Sad but true: The KTM 350SX-F will never win a motocross shootout. Why not? It would have to go through KTM’s own 450SX to get there, and then there are four other 450s that are faster and about the same weight. When you line up a bunch of test riders who are on top of their games, none are going to choose a bike that give them a disadvantage before the gate drops.
That doesn’t change the fact that the KTM 350SX-F is probably a better race bike for almost everyone, including you. Forgive us, but you’re probably not at the peak of your riding career. We can’t say this for sure, but we’re guessing you’ve been fitter at some point in the past—maybe you could bench-press a little more and weighed a little less. That’s where the KTM 350SX-F is at its best—when you’re not. It’s easier to ride and less intimidating than a big brute. That’s why we decided to build up our 350 test bike, making it an MX/off-road crossbreed for the average rider, but with just as much care and detail as if it were for a top pro.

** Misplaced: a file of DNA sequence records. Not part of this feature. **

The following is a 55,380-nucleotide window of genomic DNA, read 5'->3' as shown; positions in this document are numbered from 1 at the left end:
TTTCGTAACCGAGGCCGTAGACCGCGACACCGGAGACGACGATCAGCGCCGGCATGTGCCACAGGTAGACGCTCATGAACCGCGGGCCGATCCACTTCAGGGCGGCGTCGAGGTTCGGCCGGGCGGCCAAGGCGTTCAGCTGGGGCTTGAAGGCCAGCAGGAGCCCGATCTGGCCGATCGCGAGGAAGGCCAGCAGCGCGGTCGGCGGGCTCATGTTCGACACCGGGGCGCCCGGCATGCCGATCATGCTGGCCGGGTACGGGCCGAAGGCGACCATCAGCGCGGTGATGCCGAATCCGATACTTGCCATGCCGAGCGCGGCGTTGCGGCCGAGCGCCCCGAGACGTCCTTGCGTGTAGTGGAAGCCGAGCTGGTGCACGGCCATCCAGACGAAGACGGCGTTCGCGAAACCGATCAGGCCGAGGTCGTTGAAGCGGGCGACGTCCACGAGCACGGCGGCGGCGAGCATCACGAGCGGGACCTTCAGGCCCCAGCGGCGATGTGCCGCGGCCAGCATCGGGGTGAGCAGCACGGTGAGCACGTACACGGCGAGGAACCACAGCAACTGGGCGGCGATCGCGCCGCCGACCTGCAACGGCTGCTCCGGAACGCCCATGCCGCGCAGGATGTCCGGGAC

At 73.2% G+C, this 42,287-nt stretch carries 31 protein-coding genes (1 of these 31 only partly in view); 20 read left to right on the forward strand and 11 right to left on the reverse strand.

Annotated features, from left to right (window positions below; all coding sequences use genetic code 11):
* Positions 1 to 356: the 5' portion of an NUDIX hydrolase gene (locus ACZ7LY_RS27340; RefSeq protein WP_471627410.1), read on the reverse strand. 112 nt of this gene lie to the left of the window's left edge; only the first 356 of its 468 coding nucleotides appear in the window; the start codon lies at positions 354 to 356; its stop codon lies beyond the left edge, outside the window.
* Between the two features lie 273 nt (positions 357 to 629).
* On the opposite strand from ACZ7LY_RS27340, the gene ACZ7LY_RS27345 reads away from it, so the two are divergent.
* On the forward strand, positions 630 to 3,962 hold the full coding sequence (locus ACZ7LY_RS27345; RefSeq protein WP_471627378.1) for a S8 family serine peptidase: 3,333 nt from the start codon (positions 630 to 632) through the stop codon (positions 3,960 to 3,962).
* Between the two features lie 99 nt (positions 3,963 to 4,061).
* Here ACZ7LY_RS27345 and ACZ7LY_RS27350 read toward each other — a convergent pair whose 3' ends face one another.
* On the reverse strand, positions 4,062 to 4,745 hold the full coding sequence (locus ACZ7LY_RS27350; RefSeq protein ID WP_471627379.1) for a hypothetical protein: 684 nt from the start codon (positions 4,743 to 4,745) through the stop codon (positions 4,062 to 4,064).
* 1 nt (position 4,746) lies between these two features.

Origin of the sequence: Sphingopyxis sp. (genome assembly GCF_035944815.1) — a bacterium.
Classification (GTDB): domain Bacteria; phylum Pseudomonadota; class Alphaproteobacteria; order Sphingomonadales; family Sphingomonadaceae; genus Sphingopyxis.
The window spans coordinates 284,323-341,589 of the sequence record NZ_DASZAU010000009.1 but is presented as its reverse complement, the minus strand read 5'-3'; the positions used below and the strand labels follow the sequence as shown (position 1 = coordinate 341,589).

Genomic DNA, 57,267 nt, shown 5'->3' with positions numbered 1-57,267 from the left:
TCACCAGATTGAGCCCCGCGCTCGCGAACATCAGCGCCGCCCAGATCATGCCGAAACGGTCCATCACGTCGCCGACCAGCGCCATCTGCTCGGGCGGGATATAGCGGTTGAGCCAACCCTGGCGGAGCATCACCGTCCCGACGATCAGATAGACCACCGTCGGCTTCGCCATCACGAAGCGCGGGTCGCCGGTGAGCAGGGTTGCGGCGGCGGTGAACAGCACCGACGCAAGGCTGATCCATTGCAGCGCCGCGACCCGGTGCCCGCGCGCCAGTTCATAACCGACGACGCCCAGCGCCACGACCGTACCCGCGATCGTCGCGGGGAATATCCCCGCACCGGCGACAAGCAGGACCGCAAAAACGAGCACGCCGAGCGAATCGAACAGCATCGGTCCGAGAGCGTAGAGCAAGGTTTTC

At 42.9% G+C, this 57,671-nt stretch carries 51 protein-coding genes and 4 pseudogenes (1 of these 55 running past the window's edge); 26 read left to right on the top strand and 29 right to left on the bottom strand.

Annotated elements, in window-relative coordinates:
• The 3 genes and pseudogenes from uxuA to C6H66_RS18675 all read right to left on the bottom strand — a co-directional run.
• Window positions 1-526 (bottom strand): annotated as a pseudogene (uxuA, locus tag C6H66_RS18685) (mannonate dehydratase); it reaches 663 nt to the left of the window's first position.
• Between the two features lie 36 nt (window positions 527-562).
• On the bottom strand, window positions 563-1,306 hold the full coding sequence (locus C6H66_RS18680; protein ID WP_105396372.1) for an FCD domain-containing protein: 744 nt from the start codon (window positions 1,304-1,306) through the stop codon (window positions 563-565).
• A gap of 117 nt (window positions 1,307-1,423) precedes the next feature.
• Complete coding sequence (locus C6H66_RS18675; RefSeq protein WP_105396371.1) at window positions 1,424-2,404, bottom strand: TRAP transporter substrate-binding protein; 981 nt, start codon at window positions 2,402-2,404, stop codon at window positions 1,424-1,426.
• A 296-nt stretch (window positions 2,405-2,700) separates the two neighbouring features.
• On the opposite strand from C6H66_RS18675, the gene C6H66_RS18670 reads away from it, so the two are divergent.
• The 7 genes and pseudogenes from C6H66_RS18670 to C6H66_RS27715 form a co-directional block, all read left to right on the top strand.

Brandon Petersen and Justin Lewis recently formed AHM Factory Services, and we became aware of their work through Justin Jones. He uses them to prep his WORCS number three Bonanza Plumbing KTM, and we figured anything that could survive a two-hour WORCS race at pro speed would be adequate for vet-class racing in the real world. What we didn’t expect was that Brandon and Justin would take the project and go so far over the top. You need to understand the nature of most magazine project bikes to appreciate this. They generally fall into two categories: either they are the ridden-into-dust adopted bikes of our staff, which have been tested until they barely move under their own power, or they are glitz-and-gleam show bikes built mostly for visual appeal. This particular bike had both elements. It was tested and ridden hard, but the amount of detailing and attention it received was on par with a display bike that was going on tour. It was a real bike that just happened to look really good.